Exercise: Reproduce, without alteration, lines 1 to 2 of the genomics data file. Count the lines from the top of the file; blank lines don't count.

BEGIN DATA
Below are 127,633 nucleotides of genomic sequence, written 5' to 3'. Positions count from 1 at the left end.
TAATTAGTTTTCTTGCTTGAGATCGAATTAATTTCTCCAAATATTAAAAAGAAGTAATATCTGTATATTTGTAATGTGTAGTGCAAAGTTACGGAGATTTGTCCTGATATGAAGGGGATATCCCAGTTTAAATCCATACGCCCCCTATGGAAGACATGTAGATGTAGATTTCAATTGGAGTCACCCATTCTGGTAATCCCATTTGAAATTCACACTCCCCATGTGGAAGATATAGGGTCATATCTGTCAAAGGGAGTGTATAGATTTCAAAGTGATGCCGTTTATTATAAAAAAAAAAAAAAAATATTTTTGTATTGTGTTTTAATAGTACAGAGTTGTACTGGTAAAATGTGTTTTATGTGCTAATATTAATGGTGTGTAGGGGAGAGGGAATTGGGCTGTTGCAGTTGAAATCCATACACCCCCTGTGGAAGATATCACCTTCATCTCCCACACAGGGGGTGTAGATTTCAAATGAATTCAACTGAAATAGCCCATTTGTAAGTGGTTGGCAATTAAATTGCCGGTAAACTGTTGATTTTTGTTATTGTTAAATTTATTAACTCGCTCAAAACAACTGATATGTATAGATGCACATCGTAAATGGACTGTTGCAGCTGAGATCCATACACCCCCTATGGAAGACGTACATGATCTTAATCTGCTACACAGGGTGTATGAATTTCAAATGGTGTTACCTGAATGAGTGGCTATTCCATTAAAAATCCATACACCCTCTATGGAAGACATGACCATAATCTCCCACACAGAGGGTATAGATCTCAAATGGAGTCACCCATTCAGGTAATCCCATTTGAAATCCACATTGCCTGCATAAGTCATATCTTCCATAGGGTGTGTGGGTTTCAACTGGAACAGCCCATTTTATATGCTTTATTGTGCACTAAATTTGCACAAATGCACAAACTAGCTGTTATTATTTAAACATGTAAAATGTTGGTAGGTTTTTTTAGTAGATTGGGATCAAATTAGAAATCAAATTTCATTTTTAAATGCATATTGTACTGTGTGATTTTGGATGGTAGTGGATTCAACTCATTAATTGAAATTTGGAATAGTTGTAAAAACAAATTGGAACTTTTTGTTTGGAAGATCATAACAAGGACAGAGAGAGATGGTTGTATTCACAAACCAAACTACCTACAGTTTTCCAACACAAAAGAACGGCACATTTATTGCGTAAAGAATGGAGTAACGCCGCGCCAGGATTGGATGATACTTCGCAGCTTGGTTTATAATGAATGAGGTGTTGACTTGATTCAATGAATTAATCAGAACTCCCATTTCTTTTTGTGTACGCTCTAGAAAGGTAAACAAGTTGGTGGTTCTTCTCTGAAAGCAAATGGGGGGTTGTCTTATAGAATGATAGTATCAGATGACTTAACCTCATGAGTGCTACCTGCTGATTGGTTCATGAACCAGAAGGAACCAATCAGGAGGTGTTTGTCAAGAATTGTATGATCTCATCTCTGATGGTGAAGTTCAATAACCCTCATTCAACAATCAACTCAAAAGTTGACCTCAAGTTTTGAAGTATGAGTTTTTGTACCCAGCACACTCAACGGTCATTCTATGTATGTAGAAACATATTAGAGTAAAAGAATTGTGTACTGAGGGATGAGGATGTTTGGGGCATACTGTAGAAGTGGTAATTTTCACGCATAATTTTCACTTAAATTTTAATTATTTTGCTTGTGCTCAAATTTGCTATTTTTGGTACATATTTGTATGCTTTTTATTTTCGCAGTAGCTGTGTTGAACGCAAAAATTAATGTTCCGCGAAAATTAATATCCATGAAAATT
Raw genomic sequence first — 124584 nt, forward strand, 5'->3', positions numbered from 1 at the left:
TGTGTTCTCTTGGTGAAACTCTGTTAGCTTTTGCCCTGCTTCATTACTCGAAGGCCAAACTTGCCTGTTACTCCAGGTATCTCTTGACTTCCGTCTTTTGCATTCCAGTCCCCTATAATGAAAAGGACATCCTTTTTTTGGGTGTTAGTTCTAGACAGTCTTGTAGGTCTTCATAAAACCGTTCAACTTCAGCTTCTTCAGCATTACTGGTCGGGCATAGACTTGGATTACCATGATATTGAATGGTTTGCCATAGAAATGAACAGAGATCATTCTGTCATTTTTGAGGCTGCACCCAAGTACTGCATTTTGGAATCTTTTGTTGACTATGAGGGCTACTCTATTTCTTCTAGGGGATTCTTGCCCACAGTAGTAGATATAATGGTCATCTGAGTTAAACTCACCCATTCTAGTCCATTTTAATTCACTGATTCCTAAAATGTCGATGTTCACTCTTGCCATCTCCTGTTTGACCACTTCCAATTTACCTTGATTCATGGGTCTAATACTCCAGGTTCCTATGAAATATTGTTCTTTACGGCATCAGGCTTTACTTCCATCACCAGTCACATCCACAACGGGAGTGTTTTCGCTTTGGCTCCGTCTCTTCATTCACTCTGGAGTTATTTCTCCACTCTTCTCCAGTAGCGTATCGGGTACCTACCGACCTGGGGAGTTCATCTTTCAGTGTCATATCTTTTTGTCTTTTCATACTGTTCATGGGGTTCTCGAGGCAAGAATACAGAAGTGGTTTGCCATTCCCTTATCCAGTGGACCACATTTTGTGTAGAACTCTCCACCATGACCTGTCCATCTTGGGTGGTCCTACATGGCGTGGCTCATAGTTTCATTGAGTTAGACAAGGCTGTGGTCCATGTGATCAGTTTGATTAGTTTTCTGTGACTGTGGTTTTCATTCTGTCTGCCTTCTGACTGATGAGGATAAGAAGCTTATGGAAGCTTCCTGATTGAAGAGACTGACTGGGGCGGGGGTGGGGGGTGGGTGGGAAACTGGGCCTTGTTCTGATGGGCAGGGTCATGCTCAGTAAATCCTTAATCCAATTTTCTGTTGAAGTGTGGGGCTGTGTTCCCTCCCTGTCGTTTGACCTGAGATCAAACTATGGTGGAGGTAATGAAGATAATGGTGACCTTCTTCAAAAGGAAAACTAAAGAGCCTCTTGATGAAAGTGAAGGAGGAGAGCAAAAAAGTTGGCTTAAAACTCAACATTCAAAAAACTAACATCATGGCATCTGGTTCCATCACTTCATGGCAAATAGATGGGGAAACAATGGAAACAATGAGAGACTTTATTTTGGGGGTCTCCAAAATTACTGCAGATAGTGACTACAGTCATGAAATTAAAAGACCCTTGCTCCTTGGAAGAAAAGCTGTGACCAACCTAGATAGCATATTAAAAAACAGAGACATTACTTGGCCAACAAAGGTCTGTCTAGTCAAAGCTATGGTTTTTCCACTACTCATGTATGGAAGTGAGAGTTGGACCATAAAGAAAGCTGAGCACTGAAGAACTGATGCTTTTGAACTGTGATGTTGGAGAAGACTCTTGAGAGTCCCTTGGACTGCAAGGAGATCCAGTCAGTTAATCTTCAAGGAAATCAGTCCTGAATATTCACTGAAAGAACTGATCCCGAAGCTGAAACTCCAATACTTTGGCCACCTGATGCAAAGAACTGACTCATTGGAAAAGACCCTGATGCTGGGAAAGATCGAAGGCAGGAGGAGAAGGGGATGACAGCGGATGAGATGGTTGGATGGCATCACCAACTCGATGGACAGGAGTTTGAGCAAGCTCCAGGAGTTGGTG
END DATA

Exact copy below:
Below are 127,633 nucleotides of genomic sequence, written 5' to 3'. Positions count from 1 at the left end.
TAATTAGTTTTCTTGCTTGAGATCGAATTAATTTCTCCAAATATTAAAAAGAAGTAATATCTGTATATTTGTAATGTGTAGTGCAAAGTTACGGAGATTTGTCCTGATATGAAGGGGATATCCCAGTTTAAATCCATACGCCCCCTATGGAAGACATGTAGATGTAGATTTCAATTGGAGTCACCCATTCTGGTAATCCCATTTGAAATTCACACTCCCCATGTGGAAGATATAGGGTCATATCTGTCAAAGGGAGTGTATAGATTTCAAAGTGATGCCGTTTATTATAAAAAAAAAAAAAAAATATTTTTGTATTGTGTTTTAATAGTACAGAGTTGTACTGGTAAAATGTGTTTTATGTGCTAATATTAATGGTGTGTAGGGGAGAGGGAATTGGGCTGTTGCAGTTGAAATCCATACACCCCCTGTGGAAGATATCACCTTCATCTCCCACACAGGGGGTGTAGATTTCAAATGAATTCAACTGAAATAGCCCATTTGTAAGTGGTTGGCAATTAAATTGCCGGTAAACTGTTGATTTTTGTTATTGTTAAATTTATTAACTCGCTCAAAACAACTGATATGTATAGATGCACATCGTAAATGGACTGTTGCAGCTGAGATCCATACACCCCCTATGGAAGACGTACATGATCTTAATCTGCTACACAGGGTGTATGAATTTCAAATGGTGTTACCTGAATGAGTGGCTATTCCATTAAAAATCCATACACCCTCTATGGAAGACATGACCATAATCTCCCACACAGAGGGTATAGATCTCAAATGGAGTCACCCATTCAGGTAATCCCATTTGAAATCCACATTGCCTGCATAAGTCATATCTTCCATAGGGTGTGTGGGTTTCAACTGGAACAGCCCATTTTATATGCTTTATTGTGCACTAAATTTGCACAAATGCACAAACTAGCTGTTATTATTTAAACATGTAAAATGTTGGTAGGTTTTTTTAGTAGATTGGGATCAAATTAGAAATCAAATTTCATTTTTAAATGCATATTGTACTGTGTGATTTTGGATGGTAGTGGATTCAACTCATTAATTGAAATTTGGAATAGTTGTAAAAACAAATTGGAACTTTTTGTTTGGAAGATCATAACAAGGACAGAGAGAGATGGTTGTATTCACAAACCAAACTACCTACAGTTTTCCAACACAAAAGAACGGCACATTTATTGCGTAAAGAATGGAGTAACGCCGCGCCAGGATTGGATGATACTTCGCAGCTTGGTTTATAATGAATGAGGTGTTGACTTGATTCAATGAATTAATCAGAACTCCCATTTCTTTTTGTGTACGCTCTAGAAAGGTAAACAAGTTGGTGGTTCTTCTCTGAAAGCAAATGGGGGGTTGTCTTATAGAATGATAGTATCAGATGACTTAACCTCATGAGTGCTACCTGCTGATTGGTTCATGAACCAGAAGGAACCAATCAGGAGGTGTTTGTCAAGAATTGTATGATCTCATCTCTGATGGTGAAGTTCAATAACCCTCATTCAACAATCAACTCAAAAGTTGACCTCAAGTTTTGAAGTATGAGTTTTTGTACCCAGCACACTCAACGGTCATTCTATGTATGTAGAAACATATTAGAGTAAAAGAATTGTGTACTGAGGGATGAGGATGTTTGGGGCATACTGTAGAAGTGGTAATTTTCACGCATAATTTTCACTTAAATTTTAATTATTTTGCTTGTGCTCAAATTTGCTATTTTTGGTACATATTTGTATGCTTTTTATTTTCGCAGTAGCTGTGTTGAACGCAAAAATTAATGTTCCGCGAAAATTAATATCCATGAAAATT